“Midnight Madness” cashed in on the growing arcade craze, but only in passing. For full-on exploitation, there’s “Joysticks,” a post-“Porky’s” hybrid of video games, farting and T&A. It’s centered on an arcade full of degenerates, with pratfalls including hot dogs falling down girls’ shirts — which naturally arouses the ire of local businessman Joe Don Baker, less formidable without his big stick from “Walking Tall.” Below you’ll find the climactic faceoff between Dorfus (Jim Greenleaf) — the local obese champion — and King Vidiot (Jon Gries), who appears to have come straight from the Siouxsie Sioux show, make-up and blue hair intact. The climactic challenge? “Satan’s Hollow.”

04262010_wizard.jpgJimmy (Luke Edwards) in “The Wizard” (1989)

This ’80s relic is a semi-incomprehensible combination of “Rain Man” and an extended Nintendo commercial. Traumatized young Jimmy (Luke Edwards) — silent since his sister’s death — hits the road and winds up at “Video Armageddon,” a tournament play-off with a $50,000 cash prize. We’re supposed to believe that Jimmy is related to both Fred Savage and Christian Slater, which is pushing it. No less an authority than Roger Ebert objected to the portrait of underage kids wandering through Reno gambling casinos without ever getting into real danger. The finale is an extended trek through “Super Mario Bros. 3” — at the time, available only in Japan. Of course it’s all on YouTube (someone has helpfully appended a real and very creepy commercial for the game at the end) — and, of course, someone else helpfully put up what it would look like if a professional played it, realism being important in these kinds of situations.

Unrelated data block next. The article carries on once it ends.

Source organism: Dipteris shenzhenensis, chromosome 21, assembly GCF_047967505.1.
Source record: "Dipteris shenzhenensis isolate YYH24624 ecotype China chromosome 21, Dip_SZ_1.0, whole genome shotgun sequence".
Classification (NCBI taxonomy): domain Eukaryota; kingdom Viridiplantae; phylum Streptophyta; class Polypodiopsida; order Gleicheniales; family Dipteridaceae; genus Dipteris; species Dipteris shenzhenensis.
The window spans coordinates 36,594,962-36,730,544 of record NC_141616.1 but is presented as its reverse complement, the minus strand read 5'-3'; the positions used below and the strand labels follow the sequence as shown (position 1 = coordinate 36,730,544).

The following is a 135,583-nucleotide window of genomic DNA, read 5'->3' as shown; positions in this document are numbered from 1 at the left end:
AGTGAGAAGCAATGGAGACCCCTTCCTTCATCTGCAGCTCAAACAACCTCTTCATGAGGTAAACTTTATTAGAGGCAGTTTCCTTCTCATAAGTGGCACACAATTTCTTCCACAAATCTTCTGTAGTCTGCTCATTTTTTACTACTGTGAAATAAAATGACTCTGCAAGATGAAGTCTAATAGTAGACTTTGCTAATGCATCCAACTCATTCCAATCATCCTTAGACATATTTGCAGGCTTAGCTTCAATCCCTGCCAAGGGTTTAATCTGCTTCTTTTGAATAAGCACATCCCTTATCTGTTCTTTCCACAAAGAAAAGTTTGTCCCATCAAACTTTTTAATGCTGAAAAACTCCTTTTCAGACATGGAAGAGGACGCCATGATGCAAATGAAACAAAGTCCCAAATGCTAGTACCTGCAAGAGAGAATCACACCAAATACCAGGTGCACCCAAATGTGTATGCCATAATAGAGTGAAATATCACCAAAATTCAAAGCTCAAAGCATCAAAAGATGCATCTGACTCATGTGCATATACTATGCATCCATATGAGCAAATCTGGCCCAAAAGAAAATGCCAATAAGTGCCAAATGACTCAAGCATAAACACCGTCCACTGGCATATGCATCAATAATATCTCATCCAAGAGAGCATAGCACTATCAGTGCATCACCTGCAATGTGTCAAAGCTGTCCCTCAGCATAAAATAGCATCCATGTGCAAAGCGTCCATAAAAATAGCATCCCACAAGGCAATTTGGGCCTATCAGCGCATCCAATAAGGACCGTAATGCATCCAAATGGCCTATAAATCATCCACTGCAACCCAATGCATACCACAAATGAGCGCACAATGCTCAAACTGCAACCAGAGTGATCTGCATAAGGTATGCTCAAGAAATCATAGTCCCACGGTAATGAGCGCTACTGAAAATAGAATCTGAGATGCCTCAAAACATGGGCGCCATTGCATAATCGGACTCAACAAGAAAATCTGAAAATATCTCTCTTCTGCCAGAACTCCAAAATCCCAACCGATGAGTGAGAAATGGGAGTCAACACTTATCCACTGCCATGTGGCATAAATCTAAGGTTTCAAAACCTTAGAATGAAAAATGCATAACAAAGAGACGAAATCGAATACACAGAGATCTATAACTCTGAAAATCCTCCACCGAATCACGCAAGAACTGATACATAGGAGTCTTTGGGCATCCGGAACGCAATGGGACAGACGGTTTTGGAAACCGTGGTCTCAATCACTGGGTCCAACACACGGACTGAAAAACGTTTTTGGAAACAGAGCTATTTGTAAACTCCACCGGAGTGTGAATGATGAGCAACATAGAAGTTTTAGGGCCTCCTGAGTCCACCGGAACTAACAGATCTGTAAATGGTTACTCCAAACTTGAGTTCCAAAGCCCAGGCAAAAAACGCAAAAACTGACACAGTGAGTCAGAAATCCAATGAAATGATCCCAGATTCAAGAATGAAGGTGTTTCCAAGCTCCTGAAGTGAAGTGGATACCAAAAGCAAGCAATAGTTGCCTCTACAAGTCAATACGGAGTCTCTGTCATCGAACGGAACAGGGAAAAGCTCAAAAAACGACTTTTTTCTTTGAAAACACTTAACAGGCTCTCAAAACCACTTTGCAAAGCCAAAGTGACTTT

04262010_freddy.jpgFreddy Krueger (Robert Englund) in “Freddy’s Dead: The Final Nightmare” (1991)